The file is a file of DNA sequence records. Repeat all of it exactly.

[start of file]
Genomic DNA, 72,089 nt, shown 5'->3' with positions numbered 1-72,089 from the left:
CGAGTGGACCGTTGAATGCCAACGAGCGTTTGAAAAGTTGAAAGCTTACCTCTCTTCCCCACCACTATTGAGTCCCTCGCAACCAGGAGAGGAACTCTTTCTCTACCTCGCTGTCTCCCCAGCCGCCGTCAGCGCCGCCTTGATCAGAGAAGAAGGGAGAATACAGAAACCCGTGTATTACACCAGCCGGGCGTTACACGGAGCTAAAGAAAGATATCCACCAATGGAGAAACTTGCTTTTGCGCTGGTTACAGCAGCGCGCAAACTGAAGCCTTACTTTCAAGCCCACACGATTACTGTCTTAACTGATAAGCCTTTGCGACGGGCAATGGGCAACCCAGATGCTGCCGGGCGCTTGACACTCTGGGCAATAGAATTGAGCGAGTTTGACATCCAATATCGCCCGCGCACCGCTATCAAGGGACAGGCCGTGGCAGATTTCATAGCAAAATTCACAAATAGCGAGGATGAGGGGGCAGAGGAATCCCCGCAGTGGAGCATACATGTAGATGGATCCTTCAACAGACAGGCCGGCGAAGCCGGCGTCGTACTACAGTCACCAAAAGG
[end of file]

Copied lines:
Genomic DNA, 72,089 nt, shown 5'->3' with positions numbered 1-72,089 from the left:
CGAGTGGACCGTTGAATGCCAACGAGCGTTTGAAAAGTTGAAAGCTTACCTCTCTTCCCCACCACTATTGAGTCCCTCGCAACCAGGAGAGGAACTCTTTCTCTACCTCGCTGTCTCCCCAGCCGCCGTCAGCGCCGCCTTGATCAGAGAAGAAGGGAGAATACAGAAACCCGTGTATTACACCAGCCGGGCGTTACACGGAGCTAAAGAAAGATATCCACCAATGGAGAAACTTGCTTTTGCGCTGGTTACAGCAGCGCGCAAACTGAAGCCTTACTTTCAAGCCCACACGATTACTGTCTTAACTGATAAGCCTTTGCGACGGGCAATGGGCAACCCAGATGCTGCCGGGCGCTTGACACTCTGGGCAATAGAATTGAGCGAGTTTGACATCCAATATCGCCCGCGCACCGCTATCAAGGGACAGGCCGTGGCAGATTTCATAGCAAAATTCACAAATAGCGAGGATGAGGGGGCAGAGGAATCCCCGCAGTGGAGCATACATGTAGATGGATCCTTCAACAGACAGGCCGGCGAAGCCGGCGTCGTACTACAGTCACCAAAAGG